Educlichés

June 24, 2011 | By Thompson Education | Post a Comment

(This list was originally posted by Andrew Brownstein, one of Thompson’s federal education policy editors, and recently appeared on Title I-Derland, Thompson’s blog on federal K-12 policy.) Listening [earlier this month] to U.S. Education Secretary Arne Duncan repeat, for possibly the 500th time, that No Child Left Behind was “loose on the goals, but tight on the means,” was to become aware of a paradox of the so-called education reform moment we now find ourselves in. From NCLB through Race to the Top, we have lived through one of the most dynamic periods of educational change in our history and yet the rhetoric used to describe that change is often hackneyed, shopworn, dare I say… clichéd. We typically don’t get what comedian George Carlin described as a feeling of “vuja des”— that “strange sense that, somehow, none of this sh*t has happened before.”

Therefore, we hear predictions of countless “moonshots,” dodge those inevitable “silver bullets,” only to be left with meager “low-hanging fruit.” In his essay “Politics and the English Language,” George Orwell derides the use of clichés, which “even think your thoughts for you, to a certain extent.” If that’s true, than what thoughts do our “educlichés” think for us? My colleague Travis Hicks and I thought it might be useful (fun even) to collect a list of the most common of these, and a solicitation of help from the field yielded more than we could handle. From these, a clear pattern emerged. Educlichés, much like education reform, have their own life cycle. To wit:

The Ten Stages of Educlichés

  1. The Heart Will Go On: Since 1983’s seminal report, “A Nation at Risk,” it has been commonplace to hear the state of our schools linked to an assortment of disaster images, none more prominent than the 1912 sinking of the Titanic. If you want to change the status quo, you might say, “There are not enough lifeboats” to save us from the current situation (whatever that may be), or that you’re committed to more than simply “re-arranging the deck chairs on the Titanic.”
  2. We Must Do Something Real: If you are on a board, strategic planning committee or blue-ribbon panel charged with creating change, it is important to establish at the outset that your work will not become “yet another document on a shelf.”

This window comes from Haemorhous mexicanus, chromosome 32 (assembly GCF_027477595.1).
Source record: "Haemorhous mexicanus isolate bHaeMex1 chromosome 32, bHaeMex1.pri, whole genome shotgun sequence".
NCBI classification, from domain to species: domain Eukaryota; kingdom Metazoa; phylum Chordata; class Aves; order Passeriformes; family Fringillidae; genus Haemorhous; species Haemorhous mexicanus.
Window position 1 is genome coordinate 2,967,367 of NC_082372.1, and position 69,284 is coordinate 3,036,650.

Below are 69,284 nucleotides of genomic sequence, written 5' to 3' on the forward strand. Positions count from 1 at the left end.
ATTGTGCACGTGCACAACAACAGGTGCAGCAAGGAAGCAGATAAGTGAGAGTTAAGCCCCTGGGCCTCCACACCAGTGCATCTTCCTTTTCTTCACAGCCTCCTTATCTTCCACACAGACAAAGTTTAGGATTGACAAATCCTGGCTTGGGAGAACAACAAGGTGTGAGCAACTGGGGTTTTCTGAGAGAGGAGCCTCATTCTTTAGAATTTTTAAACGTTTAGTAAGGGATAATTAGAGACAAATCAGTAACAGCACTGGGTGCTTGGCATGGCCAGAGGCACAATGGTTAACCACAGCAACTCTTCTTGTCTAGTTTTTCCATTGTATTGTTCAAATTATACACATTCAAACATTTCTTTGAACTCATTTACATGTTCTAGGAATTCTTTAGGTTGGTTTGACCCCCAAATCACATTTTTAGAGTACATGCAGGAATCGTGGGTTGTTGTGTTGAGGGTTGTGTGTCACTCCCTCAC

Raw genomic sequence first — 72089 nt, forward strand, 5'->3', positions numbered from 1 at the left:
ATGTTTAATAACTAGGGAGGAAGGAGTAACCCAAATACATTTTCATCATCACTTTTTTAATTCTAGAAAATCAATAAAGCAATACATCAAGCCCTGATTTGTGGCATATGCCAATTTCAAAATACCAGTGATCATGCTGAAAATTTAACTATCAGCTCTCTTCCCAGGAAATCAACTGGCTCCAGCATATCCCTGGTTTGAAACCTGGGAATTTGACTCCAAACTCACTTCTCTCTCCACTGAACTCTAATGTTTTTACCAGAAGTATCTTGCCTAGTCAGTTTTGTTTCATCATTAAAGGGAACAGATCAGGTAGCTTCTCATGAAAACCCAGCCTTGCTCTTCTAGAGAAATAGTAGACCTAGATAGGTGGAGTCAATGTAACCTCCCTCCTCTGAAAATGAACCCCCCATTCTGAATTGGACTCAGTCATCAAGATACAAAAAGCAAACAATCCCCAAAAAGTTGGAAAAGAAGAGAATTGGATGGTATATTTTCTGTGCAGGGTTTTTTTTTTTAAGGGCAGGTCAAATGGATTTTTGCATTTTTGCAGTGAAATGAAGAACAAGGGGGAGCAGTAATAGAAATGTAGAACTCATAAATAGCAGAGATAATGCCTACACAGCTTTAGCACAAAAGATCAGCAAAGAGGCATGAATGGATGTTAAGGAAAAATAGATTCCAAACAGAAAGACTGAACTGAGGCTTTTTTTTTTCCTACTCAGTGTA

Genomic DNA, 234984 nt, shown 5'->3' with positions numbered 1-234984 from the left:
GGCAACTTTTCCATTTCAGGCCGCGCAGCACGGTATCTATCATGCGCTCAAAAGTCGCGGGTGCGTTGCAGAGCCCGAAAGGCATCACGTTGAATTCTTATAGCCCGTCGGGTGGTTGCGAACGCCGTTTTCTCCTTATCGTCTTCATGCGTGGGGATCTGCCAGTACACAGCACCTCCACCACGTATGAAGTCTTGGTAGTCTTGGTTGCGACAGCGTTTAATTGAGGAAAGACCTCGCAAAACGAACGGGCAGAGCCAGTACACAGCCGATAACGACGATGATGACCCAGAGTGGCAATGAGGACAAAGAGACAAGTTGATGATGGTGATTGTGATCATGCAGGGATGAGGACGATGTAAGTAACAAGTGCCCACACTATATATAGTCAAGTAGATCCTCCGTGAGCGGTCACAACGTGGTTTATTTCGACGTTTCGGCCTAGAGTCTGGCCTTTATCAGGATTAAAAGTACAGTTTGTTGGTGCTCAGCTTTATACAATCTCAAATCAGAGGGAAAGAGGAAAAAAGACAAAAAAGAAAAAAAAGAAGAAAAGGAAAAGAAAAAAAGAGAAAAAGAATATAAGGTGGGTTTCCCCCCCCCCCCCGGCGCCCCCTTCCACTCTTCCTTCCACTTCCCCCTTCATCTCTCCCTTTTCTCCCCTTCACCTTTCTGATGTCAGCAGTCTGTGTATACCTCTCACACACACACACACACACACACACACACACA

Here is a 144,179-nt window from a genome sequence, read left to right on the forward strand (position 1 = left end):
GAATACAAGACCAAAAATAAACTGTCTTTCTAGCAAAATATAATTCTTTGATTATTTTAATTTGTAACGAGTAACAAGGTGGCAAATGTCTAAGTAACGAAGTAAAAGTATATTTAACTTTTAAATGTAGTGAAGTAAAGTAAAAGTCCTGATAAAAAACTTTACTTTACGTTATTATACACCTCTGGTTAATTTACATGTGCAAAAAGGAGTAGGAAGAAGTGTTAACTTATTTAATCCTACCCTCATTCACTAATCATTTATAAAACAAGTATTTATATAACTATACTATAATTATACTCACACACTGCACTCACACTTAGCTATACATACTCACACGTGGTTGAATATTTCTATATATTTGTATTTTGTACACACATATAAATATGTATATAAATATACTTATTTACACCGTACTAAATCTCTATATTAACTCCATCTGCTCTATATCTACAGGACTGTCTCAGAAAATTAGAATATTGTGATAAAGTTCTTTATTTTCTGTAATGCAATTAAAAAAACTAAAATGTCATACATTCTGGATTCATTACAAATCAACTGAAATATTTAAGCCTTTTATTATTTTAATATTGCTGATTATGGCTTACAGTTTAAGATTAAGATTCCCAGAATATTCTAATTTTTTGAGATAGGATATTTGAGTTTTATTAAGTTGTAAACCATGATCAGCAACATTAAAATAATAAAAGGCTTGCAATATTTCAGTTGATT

3. This Is Bigger Than All of Us: With apologies to Duncan, it is vital to stress that your work is a once-in-lifetime opportunity. It’s “our moonshot” or “our Sputnik moment.” Coincidentally, it was during a period rife with such rhetoric that we began to hear that we were working in “the education space.” (“We’ve become space cadets,” quipped consultant Ellen Forte.)
  4. This Stuff is Really Hard: It’s so hard that it’s like “trying to nail Jell-O to a wall.” If quarreling colleagues stand in your way, it is common to equate working with them to “herding cats.”
  5. We Have No Idea What We’re Doing: When educators are asked to tackle a seemingly herculean task in a short amount of time — witness the stimulus-funded education programs — this is “building the plane while it’s flying.”
  6. But We Can’t Let Anyone Know That: It’s like the toothpaste commercial, where “four out of five doctors surveyed” say the product is good for you. During NCLB, everything was “research-based.” Now, it’s more likely to be “world-class.” But it’s always “rigorous.”
  7. We’re Losing the Forest for the Trees and Vice-Versa. If the rhetoric is getting too vague, it’s time to take a “deep dive” or “peel the onion.” But if you’re getting bogged down in details, you might want to reverse course and look at things from the “10,000 [or 20,000 or 30,000] foot-level.”
  8. This Stuff is Really Hard Redux: At a certain point, it becomes apparent that easy answers are elusive. In these instances, it’s time to declare that there is no “magic bullet” or “silver bullet” to solve the problem. Puzzlingly, these phrases are used interchangeably, although one refers to the Warren Commission’s famous physics-defying missile and the other to killing a werewolf.
  9. Let’s Not Take on Too Much. Jennifer Cohen, financial guru at the New America Foundation, said among her “favorite imagery during Race to the Top” were warnings not to “spread the peanut butter too thin.” Alternately, one might want to advocate going after the easy stuff, aka, “the low-hanging fruit.” (Don’t get me started on the “dance of the lemons.”)
  10. We Did Something: Ultimately, the process reaches a point of Hegelian synthesis, somewhere north of the status quo, but far south of a moonshot. So you didn’t reach the moon, but you “moved the needle” and “raised the bar.” As they say, um, the perfect is the enemy of the good.

Got a favorite educliché that wasn’t on the list? Feel free to share.

Photo Credit: Tom Newby

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